Beijing recently issued the “Beijing Autonomous Vehicle Road Testing Report 2018”; the first report on autonomous vehicle road testing in China. The Report releases information and data derived from road tests by 56 cars from eight companies (Baidu, NIO, BAIC BJEV, Daimler, Pony.ai, Tencent, Audi, and Didi Chuxing) in both enclosed areas and open roads in Beijing during 2018.
In this short blog post we consider the information that is, and is not, included in the Report.
- Beijing keeps expending its testing areas
According to the Report (available here), Beijing has opened 44 roads in 4 districts with a total distance of 123 km for autonomous vehicle testing since February 2018 and is the leading city in China. Beijing has built and opened the first V2X reversible testing road with a distance of 12 km, combining traffic light systems, intellectual sensor systems and connected autonomous vehicles to provide an integrated testing environment. And it is planned that autonomous vehicle testing areas in Beijing will expand to 500 km2, which includes open roads covering more than 2,000 km in 2022.
- Baidu tops industry peers in road testing
In the Report, which includes results from 8 companies, Baidu tops industry peers with the most test license plates (45), the most test vehicles on road (45), the longest distance driven (140,000 km), and the most diverse test scenarios.
- No disengagement data
The Report includes two categories of test data: the number of test cars and the distance travelled by those cars. Significantly, no data is provided regarding disengagement. ‘Disengagement’ includes situations in which a self-driving vehicle’s systems are unable to process current conditions, forcing it to pass control back to the human driver, and also where a human manually retakes the wheel or overrides a car’s decision also count as disengagements.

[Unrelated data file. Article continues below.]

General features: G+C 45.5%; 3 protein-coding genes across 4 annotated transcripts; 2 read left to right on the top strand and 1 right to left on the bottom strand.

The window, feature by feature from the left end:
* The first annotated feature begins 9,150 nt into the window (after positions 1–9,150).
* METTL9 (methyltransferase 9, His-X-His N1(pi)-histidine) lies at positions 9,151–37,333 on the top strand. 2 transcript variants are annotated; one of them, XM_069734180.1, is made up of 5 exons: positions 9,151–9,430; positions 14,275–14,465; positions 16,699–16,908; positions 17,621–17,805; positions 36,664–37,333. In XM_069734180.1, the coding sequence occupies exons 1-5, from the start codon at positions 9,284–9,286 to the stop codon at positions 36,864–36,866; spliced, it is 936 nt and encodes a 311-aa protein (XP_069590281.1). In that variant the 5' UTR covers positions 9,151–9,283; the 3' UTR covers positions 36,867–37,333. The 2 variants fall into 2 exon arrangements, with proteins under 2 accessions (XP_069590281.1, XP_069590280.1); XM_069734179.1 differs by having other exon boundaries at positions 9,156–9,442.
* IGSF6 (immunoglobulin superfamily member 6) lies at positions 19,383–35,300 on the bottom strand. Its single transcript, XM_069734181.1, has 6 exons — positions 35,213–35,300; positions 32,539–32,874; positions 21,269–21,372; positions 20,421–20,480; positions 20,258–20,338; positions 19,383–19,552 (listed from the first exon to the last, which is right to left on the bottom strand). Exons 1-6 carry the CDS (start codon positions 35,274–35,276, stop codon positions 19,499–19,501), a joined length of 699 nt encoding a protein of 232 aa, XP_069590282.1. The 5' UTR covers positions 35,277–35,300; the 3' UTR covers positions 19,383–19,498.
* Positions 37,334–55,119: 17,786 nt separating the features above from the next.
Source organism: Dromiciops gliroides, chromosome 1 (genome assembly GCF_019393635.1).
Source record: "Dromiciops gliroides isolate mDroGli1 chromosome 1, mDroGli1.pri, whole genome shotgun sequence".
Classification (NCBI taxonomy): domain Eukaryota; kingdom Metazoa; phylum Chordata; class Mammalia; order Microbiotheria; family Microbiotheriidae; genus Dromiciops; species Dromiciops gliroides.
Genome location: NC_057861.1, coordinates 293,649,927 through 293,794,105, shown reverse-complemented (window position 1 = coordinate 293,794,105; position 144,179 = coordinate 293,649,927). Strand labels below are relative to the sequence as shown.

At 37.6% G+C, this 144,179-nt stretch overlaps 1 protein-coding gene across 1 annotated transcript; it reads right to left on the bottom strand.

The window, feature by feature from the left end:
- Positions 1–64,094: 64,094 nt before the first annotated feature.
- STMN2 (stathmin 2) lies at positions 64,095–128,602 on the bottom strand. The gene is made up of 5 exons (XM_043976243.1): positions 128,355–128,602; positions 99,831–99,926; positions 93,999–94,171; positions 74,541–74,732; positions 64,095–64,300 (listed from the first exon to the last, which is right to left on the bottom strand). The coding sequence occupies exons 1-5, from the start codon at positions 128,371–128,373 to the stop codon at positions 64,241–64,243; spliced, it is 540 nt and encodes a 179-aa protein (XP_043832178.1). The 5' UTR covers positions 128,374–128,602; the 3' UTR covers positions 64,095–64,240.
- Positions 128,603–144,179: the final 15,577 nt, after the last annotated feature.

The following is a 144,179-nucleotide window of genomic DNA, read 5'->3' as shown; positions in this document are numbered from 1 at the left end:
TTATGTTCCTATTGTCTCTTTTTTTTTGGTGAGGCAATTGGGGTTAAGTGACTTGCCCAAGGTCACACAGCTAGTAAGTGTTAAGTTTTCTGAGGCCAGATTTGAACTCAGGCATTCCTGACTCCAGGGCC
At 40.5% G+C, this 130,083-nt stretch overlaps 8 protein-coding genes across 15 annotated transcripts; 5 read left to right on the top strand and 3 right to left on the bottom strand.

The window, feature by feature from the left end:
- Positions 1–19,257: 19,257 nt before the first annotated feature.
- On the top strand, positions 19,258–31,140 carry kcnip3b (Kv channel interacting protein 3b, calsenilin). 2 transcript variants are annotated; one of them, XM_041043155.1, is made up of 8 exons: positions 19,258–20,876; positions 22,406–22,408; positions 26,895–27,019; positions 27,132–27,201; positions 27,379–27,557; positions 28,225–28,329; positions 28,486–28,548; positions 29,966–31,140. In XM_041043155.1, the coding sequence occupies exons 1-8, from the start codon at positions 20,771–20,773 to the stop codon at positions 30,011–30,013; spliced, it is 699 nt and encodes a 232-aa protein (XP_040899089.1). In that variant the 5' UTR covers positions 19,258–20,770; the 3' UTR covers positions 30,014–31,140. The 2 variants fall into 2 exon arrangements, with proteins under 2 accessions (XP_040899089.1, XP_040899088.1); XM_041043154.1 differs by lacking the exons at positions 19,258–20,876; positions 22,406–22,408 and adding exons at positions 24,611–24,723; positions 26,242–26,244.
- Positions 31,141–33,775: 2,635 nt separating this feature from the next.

This decision is interesting for two reasons. First, this data is available; all disengagement data is required to be reported to an authorized third-party institution (i.e. the Beijing Innovation Centre for Intelligent Mobility) on a monthly basis.
Second, the absence of this data means that it is not possible to calculate the “miles per disengagement” (MPD) achieved by each company (ie. the distance travelled by the automated system before human intervention was required). This metric is considered by many commentators to be a more measure of safety than distance travelled alone. Notably, disengagement data is included in the annual reports published by the Californian Department for Motor Vehicles.
It will be interesting to see whether this data is included in subsequent reports.
- Categories of disengagement
Although no technical data is provided regarding disengagement, the Report does identify four categories of disengagement that have occurred during the testing:
- system failure caused by sensor failure, map loading anomaly, positioning deviation, system delay anomaly, data logging device failure;
- strategic deviancies caused by obstacle identification errors, social vehicle behavior prediction errors, path planning errors, vehicle stagnation;
- expected take-over caused by vehicles illegally occupying lanes, non-motorized roads and construction; and
- manual take-over caused by engineers changing equipment, engineers re-calculating path.
This Report provides a unique insight into the testing of autonomous vehicles in Beijing since testing regulations were first published in December 2017. While it is regrettable that not all available information is included, the Report nevertheless provides interesting information relating to the testing and evaluation equipment scenarios, roads, and more importantly the problems encountered by the testing companies, including reasons for disengagement. We would look forward to seeing more reports being released by other cities in China where testing is taking place.